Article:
The Chinese culinary tradition known as “dim sum,” words that translate roughly to “touch your heart,” is not a single dish, but rather a series of eclectic delicacies that are readily available in Flushing.
Dim sum is served throughout China and particularly in Shanghai. It is overwhelmingly a Cantonese tradition (so it can be sweet and savory, but not very spicy) that is compared most often to hors d’oeuvres, a light meal or a snack. However, some of the best dim sum is said to be from Hong Kong, where restaurants begin serving as early as 6:30 a.m.
Although the preparation varies by restaurant, most varieties involve some type of meat and/or vegetable wrapped in light dough or pastry made from rice, wheat flour or even seaweed and then either steamed or deep fried. If you’re planning on a dim sum meal, just beware that most restaurants will not serve it past 3 or 4 p.m. as it is usually eaten from breakfast to lunch.
And speaking of planning, you should know that in traditional dim sum restaurants, the bill is determined by counting the number and size of plates. So, the more plates on your table, the higher your bill will be.
In Queens, a good bet for dim sum devotees is downtown Flushing, on or near Main Street, which has many Chinese restaurants that serve a wide variety. Locals say the following restaurants are definitely worth the trip: Ocean Jewels Seafood Restaurant, 133 30 39th Ave.; Gum Fung Restaurant, 136 28 39th Ave., and Jade Palace Seafood Restaurant, 136 14 38th Ave.
They also say not to miss Gourmand Restaurant on 38th Avenue, Fay Da Seafood on Main Street and Happy Buddha on 37th Avenue for vegetarian dim sum.
Sago, at 39 02 Main St., is mainly known as a tea cafe, but serves dim sum all day. Jessi Lin, 25, a waitress there, recommended several popular varieties including the steamed vegetable dumpling, the seafood shui mai made with shrimp, pork and crab, and yakitori chicken, which is made with a tangy barbeque sauce. Another Sago favorite is hot peppery chicken with Korean hot sauce.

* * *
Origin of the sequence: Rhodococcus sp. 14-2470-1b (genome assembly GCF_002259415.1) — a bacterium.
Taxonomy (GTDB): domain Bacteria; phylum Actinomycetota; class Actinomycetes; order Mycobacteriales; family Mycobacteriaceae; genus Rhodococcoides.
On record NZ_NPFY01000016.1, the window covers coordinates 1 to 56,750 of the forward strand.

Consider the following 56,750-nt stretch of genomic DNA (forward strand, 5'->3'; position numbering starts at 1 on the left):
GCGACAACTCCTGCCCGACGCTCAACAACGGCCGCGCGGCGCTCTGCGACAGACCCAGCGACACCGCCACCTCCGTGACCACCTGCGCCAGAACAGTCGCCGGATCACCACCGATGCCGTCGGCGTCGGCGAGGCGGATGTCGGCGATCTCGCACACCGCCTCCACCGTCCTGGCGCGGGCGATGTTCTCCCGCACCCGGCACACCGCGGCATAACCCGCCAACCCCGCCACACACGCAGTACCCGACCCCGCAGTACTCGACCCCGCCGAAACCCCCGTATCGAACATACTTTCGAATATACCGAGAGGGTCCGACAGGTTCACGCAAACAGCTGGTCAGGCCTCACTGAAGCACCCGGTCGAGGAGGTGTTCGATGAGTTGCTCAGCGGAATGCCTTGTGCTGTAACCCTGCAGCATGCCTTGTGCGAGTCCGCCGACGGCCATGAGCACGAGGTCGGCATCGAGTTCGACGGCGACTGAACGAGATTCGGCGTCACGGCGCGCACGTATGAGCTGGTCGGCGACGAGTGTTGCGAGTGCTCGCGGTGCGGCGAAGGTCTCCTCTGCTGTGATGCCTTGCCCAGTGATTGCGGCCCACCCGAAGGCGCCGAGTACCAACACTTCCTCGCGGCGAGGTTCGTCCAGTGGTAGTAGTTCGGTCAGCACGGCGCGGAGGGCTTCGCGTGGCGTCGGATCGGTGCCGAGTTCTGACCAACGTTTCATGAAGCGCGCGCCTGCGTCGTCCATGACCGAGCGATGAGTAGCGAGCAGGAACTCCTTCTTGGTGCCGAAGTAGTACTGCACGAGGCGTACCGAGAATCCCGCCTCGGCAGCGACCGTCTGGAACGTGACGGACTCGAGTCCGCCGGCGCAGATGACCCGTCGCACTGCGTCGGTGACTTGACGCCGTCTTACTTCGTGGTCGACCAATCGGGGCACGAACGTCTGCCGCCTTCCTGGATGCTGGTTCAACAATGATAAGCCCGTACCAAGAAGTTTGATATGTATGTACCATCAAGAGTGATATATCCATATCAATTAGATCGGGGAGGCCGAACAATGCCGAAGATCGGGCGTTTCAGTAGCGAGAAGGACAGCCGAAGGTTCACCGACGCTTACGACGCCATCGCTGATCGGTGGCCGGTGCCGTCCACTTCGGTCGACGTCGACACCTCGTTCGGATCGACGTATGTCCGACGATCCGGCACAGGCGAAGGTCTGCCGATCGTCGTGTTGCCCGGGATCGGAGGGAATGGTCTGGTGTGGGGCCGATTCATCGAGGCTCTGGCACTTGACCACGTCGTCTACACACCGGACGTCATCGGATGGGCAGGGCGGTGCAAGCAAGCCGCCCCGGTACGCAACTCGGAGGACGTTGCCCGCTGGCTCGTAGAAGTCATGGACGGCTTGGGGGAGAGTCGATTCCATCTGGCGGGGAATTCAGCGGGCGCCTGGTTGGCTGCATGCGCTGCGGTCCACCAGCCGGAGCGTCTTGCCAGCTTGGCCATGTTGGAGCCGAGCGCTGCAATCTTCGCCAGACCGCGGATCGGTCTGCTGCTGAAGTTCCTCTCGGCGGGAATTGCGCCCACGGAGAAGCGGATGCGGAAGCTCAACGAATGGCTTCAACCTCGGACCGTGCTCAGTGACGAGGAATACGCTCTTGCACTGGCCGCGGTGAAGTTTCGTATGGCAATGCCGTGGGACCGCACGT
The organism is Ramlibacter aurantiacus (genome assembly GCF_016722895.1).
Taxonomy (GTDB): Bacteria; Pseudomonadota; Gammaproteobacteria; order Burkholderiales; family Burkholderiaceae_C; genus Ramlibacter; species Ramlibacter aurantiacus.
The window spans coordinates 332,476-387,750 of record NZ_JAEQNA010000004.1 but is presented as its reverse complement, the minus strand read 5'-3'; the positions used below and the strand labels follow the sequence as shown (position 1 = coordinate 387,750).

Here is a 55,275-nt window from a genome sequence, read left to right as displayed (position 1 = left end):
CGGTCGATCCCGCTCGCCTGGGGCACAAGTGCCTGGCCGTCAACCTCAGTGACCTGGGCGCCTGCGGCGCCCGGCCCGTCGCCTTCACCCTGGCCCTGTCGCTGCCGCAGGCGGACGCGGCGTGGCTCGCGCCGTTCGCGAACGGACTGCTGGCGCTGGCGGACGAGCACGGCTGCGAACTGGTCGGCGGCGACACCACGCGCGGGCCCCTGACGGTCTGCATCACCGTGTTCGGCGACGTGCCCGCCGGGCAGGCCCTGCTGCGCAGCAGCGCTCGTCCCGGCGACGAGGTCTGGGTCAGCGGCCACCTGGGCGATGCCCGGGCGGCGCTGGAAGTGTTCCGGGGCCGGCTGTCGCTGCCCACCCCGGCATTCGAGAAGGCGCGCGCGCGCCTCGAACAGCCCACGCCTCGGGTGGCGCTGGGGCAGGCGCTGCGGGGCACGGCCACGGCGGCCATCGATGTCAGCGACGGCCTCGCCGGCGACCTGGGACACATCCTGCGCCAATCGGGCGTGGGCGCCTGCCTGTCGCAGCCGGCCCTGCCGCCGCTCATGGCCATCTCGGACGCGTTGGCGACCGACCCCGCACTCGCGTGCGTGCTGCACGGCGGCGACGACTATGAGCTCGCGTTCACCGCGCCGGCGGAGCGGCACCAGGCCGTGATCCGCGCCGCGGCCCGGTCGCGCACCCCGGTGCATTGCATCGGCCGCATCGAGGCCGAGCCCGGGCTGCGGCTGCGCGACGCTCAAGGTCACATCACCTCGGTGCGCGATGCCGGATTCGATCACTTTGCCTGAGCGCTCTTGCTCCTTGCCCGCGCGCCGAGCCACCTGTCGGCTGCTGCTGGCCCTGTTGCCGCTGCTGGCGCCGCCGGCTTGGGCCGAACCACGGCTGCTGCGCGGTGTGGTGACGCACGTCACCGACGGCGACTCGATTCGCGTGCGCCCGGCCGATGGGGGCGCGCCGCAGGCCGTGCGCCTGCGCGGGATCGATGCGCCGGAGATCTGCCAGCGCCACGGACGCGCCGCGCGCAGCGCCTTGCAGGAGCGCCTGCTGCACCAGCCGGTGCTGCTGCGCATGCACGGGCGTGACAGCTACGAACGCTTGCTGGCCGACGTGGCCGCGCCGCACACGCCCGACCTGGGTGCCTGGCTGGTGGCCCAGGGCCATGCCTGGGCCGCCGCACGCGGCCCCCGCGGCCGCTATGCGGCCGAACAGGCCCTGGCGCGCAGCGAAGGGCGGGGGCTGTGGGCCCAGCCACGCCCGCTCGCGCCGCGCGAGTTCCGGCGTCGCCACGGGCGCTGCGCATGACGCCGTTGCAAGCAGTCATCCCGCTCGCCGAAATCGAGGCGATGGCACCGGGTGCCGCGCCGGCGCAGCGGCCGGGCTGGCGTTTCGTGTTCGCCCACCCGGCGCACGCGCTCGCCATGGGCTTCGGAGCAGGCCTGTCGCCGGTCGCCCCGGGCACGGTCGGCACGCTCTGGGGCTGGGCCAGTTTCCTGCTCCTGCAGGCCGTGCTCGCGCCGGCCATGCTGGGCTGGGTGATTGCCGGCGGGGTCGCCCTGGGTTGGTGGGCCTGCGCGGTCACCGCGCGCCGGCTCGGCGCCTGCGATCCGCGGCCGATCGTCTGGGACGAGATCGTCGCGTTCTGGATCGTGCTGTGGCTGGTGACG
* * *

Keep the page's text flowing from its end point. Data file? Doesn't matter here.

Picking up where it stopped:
If you’re heading over to the East Buffet & Restaurant at 42 07 Main St., Manager Jack Zhang noted that “special order” dim sum is always on the menu. “One of our specialties is shark fin dumpling soup and it’s made with seafood, pork and shrimp,” he said.
East Buffet serves dim sum from 9 a.m. to 3:30 p.m. every day and specializes in Hong Kong style selections comprised of smaller steamed and pan fried dumplings and seafood such as the curry fish bowl.
Zhang emphasized the importance of tea drinking with the dim sum meal and recommended either traditional Chinese oolong or special jasmine tea.
Sandy Hsiao, a manager at Chao Zhou Restaurant at 40 52 Main St., says that its version of shui mai is a bit different from other restaurants. It features pork and shrimp in a bun made of wonton noodle skin. “It’s one of our best sellers and we serve it every day from 7:30 a.m. to 3 p.m.” she said.
Chao Zhou’s shrimp dumpling is basic, comprised of only fresh shrimp filling in a translucent, starch based skin. It’s made without the addition of spices, as is most dim sum, and is also served without sauce. “Cantonese style cooking is not spicy, so we don’t add spices to the dim sum. Most restaurants serve theirs as a snack, so we only serve soy sauce upon request,” Hsiao said.
If you’re wondering about dessert, there’s dim sum sweets as well. Zhang says there are about 20 different types.
Among his favorites are the red bean bun made from beans, sugar and a pinch of honey surrounded by steamed pastry dough There’s also tropical mango pudding nestled inside light pastry dough.
Other dessert specialties include custard tarts, coconut custard and milk cream buns and rice cakes filled with fruits such as melon and apricots.